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Don't panic if you receive a tax notice

Business Standard |

02 January 2017

The government has asked banks to provide information to the Income-Tax (I-T) Department about savings accounts where deposits have exceeded Rs 2.5 lakh (Rs 12.5 lakh in the case of current accounts) after November 8. If the deposits are higher than past levels or deviate significantly from what a person’s savings are expected to be, based on the I-T returns he has filed in the past, he could receive a notice from the tax department. As the government has gone into overdrive against black money, many more notices are expected this year.
Type of notice received
First, you determine the type of notice you have received. Sometimes the tax department sends enquiry notices, where the officer asks for specific information. A tax scrutiny notice is for examining your I-T return in great detail. “For black money-related cases, the department could issue enquiry notices anytime, asking people to explain the source of large deposits in their savings accounts. Scrutiny notices will be issued only after the return is filed,” says Rahul Jain, partner-direct taxation, Nangia & Co.
The seriousness of your problem also depends on whether you have received a limited or detailed scrutiny notice. In the former, the officer can ask you to provide information only regarding limited points, say, about a mismatch between the tax return you have filed and the Annual Information Return (AIR) filed by a bank or mutual fund (MF) house for high-value transactions. A detailed scrutiny is a more holistic investigation. “A tax officer can convert a limited scrutiny into a complete scrutiny but not merely on the basis of suspicion or guesswork. He can do so, with the approval of a high-rank officer, only if he forms a reasonable view to believe income exceeding Rs 5 lakh (Rs 10 lakh in a metro) has escaped assessment,” says Kuldip Kumar, partner and leader (personal tax), PwC India.  
What should you do?
Just because you have received a notice does not imply wrongdoing on your part. Instead, you should set about dealing with it methodically. First, understand the objective of the notice: Is it a scrutiny notice or only asking for specific information? Next, establish whether it is a valid notice and if the tax officer has the jurisdiction or power to issue it. “The notice ought to specify the nature of proceeding and relevant provision under which the information is being requested.  Additionally, it needs to be checked whether the tax officer has appropriate jurisdiction to inquire about transactions of the taxpayer,” says Jiger Saiya, partner — direct tax, BDO India.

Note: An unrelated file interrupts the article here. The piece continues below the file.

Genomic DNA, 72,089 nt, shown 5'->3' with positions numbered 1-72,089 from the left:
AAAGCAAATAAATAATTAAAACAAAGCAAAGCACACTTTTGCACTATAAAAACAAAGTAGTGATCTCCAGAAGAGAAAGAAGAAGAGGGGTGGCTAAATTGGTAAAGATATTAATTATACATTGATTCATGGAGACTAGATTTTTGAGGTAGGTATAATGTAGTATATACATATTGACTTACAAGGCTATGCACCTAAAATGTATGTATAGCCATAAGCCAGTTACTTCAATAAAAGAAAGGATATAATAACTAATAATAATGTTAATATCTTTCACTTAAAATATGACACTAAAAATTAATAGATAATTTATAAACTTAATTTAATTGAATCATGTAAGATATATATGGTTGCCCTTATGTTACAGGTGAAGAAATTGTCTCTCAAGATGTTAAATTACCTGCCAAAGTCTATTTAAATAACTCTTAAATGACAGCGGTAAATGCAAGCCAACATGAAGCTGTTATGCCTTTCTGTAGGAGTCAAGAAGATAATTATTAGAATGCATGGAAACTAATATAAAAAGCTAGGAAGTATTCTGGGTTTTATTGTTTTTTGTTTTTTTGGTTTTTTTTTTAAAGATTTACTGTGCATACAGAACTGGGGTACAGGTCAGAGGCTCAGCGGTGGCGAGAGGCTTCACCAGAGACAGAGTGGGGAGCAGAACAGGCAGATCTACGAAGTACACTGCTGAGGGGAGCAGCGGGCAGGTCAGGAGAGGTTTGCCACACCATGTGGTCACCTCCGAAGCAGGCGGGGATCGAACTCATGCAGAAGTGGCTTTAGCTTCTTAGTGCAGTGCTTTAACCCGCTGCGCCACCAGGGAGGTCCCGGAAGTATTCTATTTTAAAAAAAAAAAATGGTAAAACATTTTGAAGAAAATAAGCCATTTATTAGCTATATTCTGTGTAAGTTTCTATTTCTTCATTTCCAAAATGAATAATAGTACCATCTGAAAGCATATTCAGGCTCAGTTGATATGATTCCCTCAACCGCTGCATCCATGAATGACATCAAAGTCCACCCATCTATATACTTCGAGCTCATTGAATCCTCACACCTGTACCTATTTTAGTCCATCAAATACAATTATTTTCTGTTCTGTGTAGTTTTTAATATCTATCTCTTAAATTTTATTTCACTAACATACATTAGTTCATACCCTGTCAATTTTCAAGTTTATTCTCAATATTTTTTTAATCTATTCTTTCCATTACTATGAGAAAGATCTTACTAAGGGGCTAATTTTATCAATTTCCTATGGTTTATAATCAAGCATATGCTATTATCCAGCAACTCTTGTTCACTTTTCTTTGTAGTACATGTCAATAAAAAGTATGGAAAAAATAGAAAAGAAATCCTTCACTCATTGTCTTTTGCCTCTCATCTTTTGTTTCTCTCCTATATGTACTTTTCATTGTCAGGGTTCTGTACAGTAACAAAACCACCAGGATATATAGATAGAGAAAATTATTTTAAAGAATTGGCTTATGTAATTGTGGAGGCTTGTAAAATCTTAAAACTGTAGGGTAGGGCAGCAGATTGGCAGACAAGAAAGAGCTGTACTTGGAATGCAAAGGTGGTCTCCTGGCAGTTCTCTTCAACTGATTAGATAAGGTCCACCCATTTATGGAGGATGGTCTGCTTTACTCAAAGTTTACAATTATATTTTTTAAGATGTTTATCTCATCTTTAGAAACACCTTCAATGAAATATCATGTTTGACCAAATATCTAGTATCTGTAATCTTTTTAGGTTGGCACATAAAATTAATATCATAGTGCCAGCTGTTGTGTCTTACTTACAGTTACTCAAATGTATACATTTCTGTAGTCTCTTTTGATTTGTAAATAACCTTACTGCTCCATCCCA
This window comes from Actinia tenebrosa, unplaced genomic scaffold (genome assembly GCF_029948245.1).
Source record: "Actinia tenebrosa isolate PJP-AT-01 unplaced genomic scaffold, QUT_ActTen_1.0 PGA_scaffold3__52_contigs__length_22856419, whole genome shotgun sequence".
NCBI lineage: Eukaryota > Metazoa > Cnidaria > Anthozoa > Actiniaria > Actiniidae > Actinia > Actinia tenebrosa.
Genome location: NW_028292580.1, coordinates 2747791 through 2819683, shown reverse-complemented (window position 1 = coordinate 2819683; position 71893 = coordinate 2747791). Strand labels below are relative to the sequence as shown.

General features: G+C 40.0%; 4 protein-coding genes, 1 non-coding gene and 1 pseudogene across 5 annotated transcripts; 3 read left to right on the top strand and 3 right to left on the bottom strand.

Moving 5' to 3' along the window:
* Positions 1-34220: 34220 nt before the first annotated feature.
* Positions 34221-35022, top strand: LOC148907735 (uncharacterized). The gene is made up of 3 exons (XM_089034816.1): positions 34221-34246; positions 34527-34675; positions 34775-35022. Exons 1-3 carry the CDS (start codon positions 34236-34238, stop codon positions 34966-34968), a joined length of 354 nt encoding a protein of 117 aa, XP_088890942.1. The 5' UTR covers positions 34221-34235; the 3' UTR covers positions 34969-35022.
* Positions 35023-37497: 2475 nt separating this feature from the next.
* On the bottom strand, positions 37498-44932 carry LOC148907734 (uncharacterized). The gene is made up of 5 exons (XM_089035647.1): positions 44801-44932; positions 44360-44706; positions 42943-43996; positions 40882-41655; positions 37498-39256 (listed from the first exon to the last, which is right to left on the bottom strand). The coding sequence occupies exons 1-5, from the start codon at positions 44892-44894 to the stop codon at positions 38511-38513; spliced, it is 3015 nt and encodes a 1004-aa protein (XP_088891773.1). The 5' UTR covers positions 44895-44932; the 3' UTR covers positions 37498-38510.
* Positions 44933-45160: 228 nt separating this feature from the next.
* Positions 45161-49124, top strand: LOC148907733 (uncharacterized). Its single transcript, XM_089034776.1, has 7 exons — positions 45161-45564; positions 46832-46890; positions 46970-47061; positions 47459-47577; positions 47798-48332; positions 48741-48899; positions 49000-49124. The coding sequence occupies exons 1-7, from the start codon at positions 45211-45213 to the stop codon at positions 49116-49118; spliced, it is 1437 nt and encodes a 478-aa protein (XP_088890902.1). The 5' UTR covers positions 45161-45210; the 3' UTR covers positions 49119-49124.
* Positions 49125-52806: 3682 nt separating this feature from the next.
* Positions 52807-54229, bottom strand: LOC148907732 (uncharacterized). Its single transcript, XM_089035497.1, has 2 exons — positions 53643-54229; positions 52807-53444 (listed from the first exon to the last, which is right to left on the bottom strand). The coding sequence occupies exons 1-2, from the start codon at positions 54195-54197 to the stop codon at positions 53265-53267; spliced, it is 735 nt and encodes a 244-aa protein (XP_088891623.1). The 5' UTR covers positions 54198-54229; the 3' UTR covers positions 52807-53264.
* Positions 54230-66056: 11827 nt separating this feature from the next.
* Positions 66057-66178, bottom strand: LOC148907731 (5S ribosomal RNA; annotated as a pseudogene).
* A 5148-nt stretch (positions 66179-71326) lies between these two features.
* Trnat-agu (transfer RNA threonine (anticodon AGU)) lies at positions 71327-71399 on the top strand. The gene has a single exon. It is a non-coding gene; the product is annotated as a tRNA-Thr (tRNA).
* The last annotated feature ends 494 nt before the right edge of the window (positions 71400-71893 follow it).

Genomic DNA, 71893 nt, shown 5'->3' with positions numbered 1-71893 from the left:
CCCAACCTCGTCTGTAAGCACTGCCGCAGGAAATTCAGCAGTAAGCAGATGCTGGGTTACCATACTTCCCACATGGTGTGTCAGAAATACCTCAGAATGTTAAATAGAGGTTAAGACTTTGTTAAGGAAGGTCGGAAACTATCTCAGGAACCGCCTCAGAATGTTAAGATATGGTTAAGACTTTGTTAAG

Next, prepare your replies and provide relevant documents to support your claim. The notice usually specifies the information you have to provide. If required, seek the guidance of a chartered accountant.
Under a new scheme that is being optionally tried out in seven cities, you can respond by e-mail. The taxpayer can also choose to respond and give supporting documents in physical form. Information should be properly vetted and only then submitted. Some notices require a personal hearing, where you are called upon to explain the submissions made. “The taxpayer needs to ensure he replies to the notice within the stipulated time. If he fails to do so, there could be a penalty. The tax officer also has the power to make a best-judgement assessment and there are also provisions for prosecution,” says Saiya.
After you have prepared and filed your returns for a year, store all the relevant documents, so that you can produce these in case of a scrutiny. “How long you need to preserve these documents depends on the source of income and limitation period to reopen assessments. In the case of income from foreign assets, you have to maintain records for 16 years. In case the of income from a domestic source, where the income escaped is more than Rs 1 lakh, you have to preserve these documents for six years. In other cases, it is for four years,” says Kumar.

Get the paperwork right

  • Maintain books of accounts. Keep documents to show vendors’ genuineness
  • Those who file returns under presumptive tax should preserve proof of sales and service tax paid
  • To justify inventory, have purchase bills, sales invoices, record of opening and closing stock
  • PPF passbook, mutual fund and home loan statements serve as proof for Section 80C deductions
  • For significant transactions like property purchase, preserve sale deed
  • Always keep a copy of your bank statement for the year
  • Ensure gift deeds are in place for large gifts